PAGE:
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After the German elections

Nuclear Monitor Issue: 
WISE Amsterdam

At the September 27, general elections (with an all time turnout low of only 67 %) Angela Merkel’s Christian Democratic Union (CDU) party won enough seats to allow her to form a coalition with the liberal Free Democratic Party (FDP). The big winners were the FDP, the reformed communist Die Linke (The Left) party, and the environmentalist Greens. However, the left-wing parties do not have a majority and internal struggle (SPD will not form a coalition with Die Linke) would have made a centre-left coalition impossible.

The two traditional Volksparteien, the CDU with its Bavarian sister CSU, and the SPD, received only 58% of the vote. Compare that percentage to 78% in 2001, 82% in 1987, and over 90% in 1972.  Commentators called the election results, 'historic.' Angela Merkel, the German chancellor famous for her gift of non-expression, bridged over any historicism by grinning into cameras exactly as accustomed.

Brüchige Übergangstechnologie
Chancellor Merkel, an East-German-degreed physicist, is nuclear power pro-nostalgic. The CDU platform paper calls it a 'Brückentechnologie' (bridging technology). Her new coalition partner, the FDP, uses a slightly different term: 'Übergangstechnologie' (transition technology). Both words mean this: the German nuclear phase-out implemented by Gerhard Schroeder's SPD-led government will be pushed-back.

The CDU (Christlich Demokratische Union) and their Bavarian Division CSU (Christlich Soziale Union) are large parties covering a spectrum of opinions on particular points, even including a small anti-nuclear group. The Chancellor kept campaigning for extensions, while CSU speaker (and possible future minister for environment and nuclear) Markus Söder called for a deal with the utilities to use the profits from extended "life"times for research into renewable energy sources, implying that more research is needed before they are ready to use.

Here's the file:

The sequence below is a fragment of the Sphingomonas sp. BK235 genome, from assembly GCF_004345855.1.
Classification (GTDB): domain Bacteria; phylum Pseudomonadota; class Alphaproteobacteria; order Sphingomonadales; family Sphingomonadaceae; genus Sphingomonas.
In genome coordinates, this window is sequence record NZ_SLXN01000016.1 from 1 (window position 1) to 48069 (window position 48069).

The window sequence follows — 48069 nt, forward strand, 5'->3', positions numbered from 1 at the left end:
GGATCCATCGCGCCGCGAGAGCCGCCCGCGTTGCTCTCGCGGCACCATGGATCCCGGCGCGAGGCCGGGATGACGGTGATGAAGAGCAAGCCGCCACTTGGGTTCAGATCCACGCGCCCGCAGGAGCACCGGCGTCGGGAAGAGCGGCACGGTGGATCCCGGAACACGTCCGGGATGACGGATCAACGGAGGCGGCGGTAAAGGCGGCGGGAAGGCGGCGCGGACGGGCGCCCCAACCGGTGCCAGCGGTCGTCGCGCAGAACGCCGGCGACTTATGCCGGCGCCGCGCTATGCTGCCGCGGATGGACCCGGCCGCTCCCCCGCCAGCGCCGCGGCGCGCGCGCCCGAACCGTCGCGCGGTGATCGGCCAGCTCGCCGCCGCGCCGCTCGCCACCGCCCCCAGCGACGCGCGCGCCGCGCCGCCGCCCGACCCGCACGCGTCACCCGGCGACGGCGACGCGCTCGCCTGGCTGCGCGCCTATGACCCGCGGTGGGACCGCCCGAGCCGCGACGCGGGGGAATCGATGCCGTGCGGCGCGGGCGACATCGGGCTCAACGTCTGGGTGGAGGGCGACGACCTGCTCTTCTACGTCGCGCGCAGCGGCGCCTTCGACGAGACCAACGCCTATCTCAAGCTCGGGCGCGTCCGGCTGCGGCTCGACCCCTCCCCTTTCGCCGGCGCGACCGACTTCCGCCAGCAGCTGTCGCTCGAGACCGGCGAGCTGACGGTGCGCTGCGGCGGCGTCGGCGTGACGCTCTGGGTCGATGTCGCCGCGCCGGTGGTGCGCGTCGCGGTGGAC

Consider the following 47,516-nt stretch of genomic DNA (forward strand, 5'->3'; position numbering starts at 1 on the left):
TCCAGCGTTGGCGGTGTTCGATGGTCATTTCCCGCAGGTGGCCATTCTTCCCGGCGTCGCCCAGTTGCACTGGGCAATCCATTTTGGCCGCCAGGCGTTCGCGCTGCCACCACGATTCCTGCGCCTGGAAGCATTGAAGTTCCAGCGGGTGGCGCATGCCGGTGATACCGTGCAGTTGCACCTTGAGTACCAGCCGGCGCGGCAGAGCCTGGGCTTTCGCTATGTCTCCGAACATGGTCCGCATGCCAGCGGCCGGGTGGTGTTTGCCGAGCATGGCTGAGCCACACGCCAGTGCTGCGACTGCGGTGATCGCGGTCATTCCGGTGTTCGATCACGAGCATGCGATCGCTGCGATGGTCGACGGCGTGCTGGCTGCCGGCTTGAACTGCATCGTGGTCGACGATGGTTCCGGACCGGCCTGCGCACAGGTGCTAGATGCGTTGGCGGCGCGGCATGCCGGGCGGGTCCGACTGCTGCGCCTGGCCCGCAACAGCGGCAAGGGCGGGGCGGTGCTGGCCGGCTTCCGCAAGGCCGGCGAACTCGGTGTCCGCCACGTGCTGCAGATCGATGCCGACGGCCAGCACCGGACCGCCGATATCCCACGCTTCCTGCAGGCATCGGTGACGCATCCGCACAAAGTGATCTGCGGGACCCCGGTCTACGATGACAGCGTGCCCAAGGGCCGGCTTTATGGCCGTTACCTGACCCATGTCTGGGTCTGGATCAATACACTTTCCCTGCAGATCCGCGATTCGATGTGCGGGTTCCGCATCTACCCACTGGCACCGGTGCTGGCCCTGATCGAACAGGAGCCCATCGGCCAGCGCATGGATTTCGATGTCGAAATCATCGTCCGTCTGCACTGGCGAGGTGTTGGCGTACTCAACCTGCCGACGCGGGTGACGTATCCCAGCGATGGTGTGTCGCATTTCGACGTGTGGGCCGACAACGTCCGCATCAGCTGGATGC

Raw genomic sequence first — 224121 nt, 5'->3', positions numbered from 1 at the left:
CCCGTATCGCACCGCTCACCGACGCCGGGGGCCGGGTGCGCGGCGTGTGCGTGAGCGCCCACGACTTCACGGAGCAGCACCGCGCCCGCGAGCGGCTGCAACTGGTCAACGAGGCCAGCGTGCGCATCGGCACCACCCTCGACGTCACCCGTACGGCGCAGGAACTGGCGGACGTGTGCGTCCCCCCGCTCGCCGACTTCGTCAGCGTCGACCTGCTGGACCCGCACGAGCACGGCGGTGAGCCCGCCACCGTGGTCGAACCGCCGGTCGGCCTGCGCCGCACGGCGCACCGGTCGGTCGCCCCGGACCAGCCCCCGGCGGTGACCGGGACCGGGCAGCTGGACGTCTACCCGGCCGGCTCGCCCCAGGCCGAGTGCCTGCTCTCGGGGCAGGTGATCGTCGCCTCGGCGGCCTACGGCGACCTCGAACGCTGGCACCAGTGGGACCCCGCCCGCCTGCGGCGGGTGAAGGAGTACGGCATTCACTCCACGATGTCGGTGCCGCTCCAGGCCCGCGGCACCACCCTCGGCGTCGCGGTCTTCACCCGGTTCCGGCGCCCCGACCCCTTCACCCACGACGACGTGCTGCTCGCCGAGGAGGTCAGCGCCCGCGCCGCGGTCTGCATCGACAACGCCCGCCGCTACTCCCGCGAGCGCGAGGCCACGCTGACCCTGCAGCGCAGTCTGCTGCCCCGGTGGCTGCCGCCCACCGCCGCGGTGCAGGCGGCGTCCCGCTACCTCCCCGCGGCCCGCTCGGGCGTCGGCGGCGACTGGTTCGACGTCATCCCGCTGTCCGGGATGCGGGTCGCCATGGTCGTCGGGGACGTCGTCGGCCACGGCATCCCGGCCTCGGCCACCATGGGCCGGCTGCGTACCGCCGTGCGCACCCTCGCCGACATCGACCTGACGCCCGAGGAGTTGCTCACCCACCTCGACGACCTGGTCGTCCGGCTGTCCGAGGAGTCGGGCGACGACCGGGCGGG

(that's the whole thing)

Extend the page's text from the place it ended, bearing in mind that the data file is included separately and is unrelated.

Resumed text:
Are the ‘Friends of nuclear’ celebrating too early?
But, as an editorial of the Financial Times Deutschland put it the day after the elections, ‘Atomfreunde freuen sich zu früh’ (‘Friends of nuclear celebrate too early’)

One day later, on September 29, Der Spiegel online, published an article in which FDP environment expert Michael Kauch said that although FDP wants life-time extensions, the party does not want that for all reactors; "The FDP's committee decided before the elections that we want an extension of running times, but not for all reactors". He, however, did not mention a number.

But the race isn’t run in the CDU. According to an article in the September 30 issue of the Financial Times Deutschland, some leading persons within Merkel's party (CDU) are not supporting the party line of phasing-out the nuclear phase-out. "There is a timetable about how the phase-out of this bridge technology will go on. For the moment, that is mandatory", Saarland state Prime Minister Peter Mueller said. "To me, the question of nuclear power plant license extensions is not a priority." Instead of reversing the phase-out law decided by Red-Green, it would make more sense to achieve a secure, inexpensive and sustainable energy supply based on existing legislation, Müller said. "In this spirit, we are working on a future without nuclear energy". He demanded more energy efficiency and a fast expansion of renewable energies.